The epigraphic evidence is thus scant, though it does indicate that a deity known as Ogmios was worshipped in north-eastern Gaul and this deity, at least in one instance, was equated by interpretato Romana with the Greco-Roman demigod, Hercules. There is also the potsherd found at Richborough that bears the name 'Ogmia' and depicts a figure with long curly hair and solar rays emanating from his head. Which leaves us with iconographic evidence. The image of 'Hercules' is well known in the Classical world. As described in the Lucan passage above, Hercules is the one who carries 'the club in his right hand, carries the quiver at his side, displays the bent bow in his left'. The image of 'Hercules' with club in hand occurs all over the Romano-Celtic world. A good example being the carving from Aix-en-Provence, France (shown above right) another more 'classical' example comes from High Rochester (Bremenium), Northumberland which depicts Hercules with club, bow and quiver. All these images, however, only occur after the Roman conquest so they do not speak directly to there being a native deity of this type. Indeed, even the most famous 'Hercules' depiction, that of the Cerne Abbas giant (above left) in now thought to be Romano-British rather than iron age in origin. It does seem likely though that the prevalence of such imagery in Romano-Celtic times echoed something that existed within the Celtic cosmogony, a deific principal the became syncretized with Roman Hercules and for the sake of convenience we can call this principle 'Ogmios'. What then of the deity himself? The only evidence (apart from Lucian) we have for this deity comes from Irish sources where there is an equivalent deity, Ogma.

gaudenzi-goibniu

Ogma, sometimes known as Ogma Grianainech (of the sun-like countenance), and Ogma Milbél (honey-mouth). In the Irish legends Ogma is the the son of the Fomorian king, Elatha and is the brother of the Dagda. The name of Ogma's mother is uncertain, though she is generally considered to be Brigid. He is considered as one of the Tuatha Dé Dannan's three principal champions (along with Lugh Lámfhota and the Dagda). This is why, at Lugh Lámfhota's request for admittance into the Tuatha Dé court Ogmios challenges him to a challenge of strength involving the throwing of a flagstone (Ogmios loses). He is also considered the divine patron of poetry and eloquence, which explains his epithet of Milbél. In this respect Ogma is also considered to be the inventor of the Ogham alphabet, a system of writing based on the Latin alphabet but composed of strokes and notches cut upon the edge of a piece of wood or stone. As a writing form it is attested in Ireland and western Britain from about the fourth century CE, though it may represent the extension and continuation of an older mnemonic system. Though the name of the alphabet is the philological cognate of Ogma's name it could be that they are derived from the same root word or even that Ogma's name is derived from that of the alphabet.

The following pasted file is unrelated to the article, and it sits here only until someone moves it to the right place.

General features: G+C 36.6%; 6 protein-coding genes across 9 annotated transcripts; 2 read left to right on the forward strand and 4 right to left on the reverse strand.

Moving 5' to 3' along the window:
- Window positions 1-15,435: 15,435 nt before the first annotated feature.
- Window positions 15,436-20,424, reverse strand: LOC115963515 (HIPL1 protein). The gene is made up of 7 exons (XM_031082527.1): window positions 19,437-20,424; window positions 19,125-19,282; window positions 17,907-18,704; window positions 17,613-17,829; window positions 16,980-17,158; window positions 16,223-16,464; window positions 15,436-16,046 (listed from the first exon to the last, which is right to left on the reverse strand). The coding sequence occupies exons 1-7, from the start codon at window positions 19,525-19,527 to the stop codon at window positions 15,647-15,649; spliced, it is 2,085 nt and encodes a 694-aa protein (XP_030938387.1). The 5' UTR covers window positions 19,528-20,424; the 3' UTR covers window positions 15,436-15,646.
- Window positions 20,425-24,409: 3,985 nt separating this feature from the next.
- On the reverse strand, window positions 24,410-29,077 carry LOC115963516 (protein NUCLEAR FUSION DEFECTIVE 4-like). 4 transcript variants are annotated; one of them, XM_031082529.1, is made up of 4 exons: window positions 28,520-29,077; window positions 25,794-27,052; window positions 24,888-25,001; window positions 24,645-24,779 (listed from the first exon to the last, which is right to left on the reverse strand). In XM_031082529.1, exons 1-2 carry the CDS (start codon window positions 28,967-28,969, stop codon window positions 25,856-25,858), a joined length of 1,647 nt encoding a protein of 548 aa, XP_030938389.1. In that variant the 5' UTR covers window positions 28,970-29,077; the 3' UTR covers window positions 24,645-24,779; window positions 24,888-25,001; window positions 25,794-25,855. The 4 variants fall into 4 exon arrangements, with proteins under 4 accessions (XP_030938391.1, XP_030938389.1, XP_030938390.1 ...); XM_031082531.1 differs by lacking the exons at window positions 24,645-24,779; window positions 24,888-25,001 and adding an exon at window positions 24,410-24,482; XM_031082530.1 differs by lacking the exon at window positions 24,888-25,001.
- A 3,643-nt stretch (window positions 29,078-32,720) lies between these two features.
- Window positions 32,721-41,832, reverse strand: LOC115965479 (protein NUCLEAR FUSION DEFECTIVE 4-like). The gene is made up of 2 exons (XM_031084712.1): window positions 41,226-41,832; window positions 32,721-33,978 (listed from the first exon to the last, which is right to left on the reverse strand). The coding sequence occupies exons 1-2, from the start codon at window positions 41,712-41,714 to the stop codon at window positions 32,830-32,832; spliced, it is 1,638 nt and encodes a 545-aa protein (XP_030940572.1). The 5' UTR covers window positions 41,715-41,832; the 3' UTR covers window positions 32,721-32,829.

gaudenzi-dagda

It is interesting to note that the relationships between the Irish deities Ogma, In Dagda and Brigid are echoed by the possible relationships between Ogmios and Dis Pater as mentioned in the Bregenz defixione. Also, Bregenz is itself named after the goddess Brigantia, cognate of Brigid. In Gaul therefore we have an echo, or at least a hint, of a similar relationship existing between the Gaulish trilogy and their Irish cognates. This might lend support to one theory that the name of Irish Ogma is actually derived by learned borrowing of from Ogmios possibly via Lucian. In a broader context Lucian's description of Ogmios would indicate that he was somehow a 'binding' deity, metaphorically and literally chaining his victims with the eloquence of his words. This 'binding' aspect of Ogmios' nature also explains why he was invoked on the Bregenz defixione to bind with a curse. The nature of his use of words to bind may well relate to an older function of this deity as a psychopomp where he led the souls of the departed from this world to the next; which makes considerable sense in terms of Celtic culture. For one of the functions of the poet was to glorify his lord and his battles. In death the poet would also sing his lord's eulogy.

No satisfactory meaning for Ogmios' name has, as yet been made and attempts to interpret the name using the reconstructed proto-Celtic lexicon are speculative at best (mostly attempting to use Ogmios' perceived attributes to derive an interpretation to do with 'strength' and 'furrowing'). It may be that the name is derived from an unknown root to do with 'language', 'knowledge gained through language', 'the binding power of language' but this, again is simply speculation as there is no direct linguistic cognate in any of the extant  Celtic language

http://img1.wikia.nocookie.net/__cb20120506204732/holoverse/images/a/a9/ABportrait_d_Ogmios_by_llewllaw.jpg



13/04/2014